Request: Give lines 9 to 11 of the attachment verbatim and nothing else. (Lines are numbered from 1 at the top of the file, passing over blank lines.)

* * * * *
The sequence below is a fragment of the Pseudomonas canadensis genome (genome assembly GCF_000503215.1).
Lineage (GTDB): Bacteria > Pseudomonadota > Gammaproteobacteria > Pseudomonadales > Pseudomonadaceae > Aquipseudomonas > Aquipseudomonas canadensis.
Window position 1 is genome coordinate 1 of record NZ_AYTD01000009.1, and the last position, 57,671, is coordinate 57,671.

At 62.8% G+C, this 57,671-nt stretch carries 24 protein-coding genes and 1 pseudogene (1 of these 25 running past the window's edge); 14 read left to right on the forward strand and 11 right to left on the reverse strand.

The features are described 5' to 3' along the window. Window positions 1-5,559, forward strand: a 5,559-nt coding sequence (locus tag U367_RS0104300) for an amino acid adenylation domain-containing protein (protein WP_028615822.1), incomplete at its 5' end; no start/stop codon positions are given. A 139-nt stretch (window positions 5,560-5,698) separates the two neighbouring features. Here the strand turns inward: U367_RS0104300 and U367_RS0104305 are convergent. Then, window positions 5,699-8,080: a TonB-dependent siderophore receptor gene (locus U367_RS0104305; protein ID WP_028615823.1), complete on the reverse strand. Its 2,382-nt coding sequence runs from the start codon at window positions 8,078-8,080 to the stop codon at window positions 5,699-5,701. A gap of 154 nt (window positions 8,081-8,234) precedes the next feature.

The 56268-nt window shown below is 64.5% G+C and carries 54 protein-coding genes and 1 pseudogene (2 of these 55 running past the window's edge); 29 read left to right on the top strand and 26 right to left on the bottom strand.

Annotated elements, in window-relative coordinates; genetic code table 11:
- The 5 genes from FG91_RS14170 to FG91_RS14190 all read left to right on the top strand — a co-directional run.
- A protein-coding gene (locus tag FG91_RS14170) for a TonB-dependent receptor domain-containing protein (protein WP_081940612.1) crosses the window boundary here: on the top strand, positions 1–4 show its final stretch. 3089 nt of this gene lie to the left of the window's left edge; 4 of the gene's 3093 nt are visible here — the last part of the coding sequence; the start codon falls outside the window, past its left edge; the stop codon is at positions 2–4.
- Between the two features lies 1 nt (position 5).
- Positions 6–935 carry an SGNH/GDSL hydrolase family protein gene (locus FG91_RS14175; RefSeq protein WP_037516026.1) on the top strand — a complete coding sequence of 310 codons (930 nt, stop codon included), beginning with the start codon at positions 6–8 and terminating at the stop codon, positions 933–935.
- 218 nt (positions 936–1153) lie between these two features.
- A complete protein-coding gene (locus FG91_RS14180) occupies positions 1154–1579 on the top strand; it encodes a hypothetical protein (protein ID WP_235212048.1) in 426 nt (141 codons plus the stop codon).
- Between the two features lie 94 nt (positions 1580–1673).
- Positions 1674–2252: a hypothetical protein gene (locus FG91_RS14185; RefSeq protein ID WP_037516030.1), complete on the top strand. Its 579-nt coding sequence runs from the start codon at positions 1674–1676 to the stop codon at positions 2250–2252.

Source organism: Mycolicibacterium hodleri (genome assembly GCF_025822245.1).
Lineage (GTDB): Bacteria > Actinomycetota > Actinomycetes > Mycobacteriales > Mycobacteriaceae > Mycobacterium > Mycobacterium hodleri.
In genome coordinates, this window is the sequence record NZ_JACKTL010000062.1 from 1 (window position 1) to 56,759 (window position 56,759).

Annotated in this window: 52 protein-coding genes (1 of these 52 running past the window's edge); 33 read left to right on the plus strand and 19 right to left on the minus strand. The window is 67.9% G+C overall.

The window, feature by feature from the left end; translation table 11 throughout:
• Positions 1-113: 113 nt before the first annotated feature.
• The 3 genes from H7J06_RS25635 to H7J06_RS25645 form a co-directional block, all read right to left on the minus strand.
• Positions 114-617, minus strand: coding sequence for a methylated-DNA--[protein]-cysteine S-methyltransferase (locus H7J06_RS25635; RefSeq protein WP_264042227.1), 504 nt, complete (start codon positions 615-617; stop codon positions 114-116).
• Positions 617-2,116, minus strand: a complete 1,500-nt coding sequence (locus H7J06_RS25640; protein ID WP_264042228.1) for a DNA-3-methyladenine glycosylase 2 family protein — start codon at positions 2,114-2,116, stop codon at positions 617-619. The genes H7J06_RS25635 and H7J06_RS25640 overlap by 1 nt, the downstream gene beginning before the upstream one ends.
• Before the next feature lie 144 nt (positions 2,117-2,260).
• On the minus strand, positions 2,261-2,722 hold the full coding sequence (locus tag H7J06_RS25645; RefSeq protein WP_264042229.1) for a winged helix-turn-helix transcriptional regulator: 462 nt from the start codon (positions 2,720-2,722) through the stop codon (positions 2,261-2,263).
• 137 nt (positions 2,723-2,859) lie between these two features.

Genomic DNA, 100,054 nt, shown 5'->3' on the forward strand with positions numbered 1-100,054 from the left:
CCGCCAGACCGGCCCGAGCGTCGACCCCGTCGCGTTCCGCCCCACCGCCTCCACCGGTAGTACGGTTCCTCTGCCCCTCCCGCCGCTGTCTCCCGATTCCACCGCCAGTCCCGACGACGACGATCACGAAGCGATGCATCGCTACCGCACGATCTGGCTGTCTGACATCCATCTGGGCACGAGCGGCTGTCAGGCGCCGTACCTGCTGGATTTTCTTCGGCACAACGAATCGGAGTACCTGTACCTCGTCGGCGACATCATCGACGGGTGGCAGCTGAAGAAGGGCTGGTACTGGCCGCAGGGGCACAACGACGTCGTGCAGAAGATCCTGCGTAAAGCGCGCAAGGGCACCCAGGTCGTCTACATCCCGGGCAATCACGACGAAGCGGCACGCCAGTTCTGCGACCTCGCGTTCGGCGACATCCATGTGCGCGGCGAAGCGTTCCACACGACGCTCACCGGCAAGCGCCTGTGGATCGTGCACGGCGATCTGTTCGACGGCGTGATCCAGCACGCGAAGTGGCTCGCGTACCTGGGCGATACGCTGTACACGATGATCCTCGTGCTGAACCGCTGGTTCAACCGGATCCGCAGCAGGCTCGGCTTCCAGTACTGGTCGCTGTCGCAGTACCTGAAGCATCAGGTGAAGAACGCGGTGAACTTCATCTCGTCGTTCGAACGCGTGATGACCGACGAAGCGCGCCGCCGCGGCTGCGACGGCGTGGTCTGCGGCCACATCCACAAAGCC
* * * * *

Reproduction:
- A protein-coding gene (locus tag FG91_RS14170) for a TonB-dependent receptor domain-containing protein (protein WP_081940612.1) crosses the window boundary here: on the top strand, positions 1–4 show its final stretch. 3089 nt of this gene lie to the left of the window's left edge; 4 of the gene's 3093 nt are visible here — the last part of the coding sequence; the start codon falls outside the window, past its left edge; the stop codon is at positions 2–4.
- Between the two features lies 1 nt (position 5).
- Positions 6–935 carry an SGNH/GDSL hydrolase family protein gene (locus FG91_RS14175; RefSeq protein WP_037516026.1) on the top strand — a complete coding sequence of 310 codons (930 nt, stop codon included), beginning with the start codon at positions 6–8 and terminating at the stop codon, positions 933–935.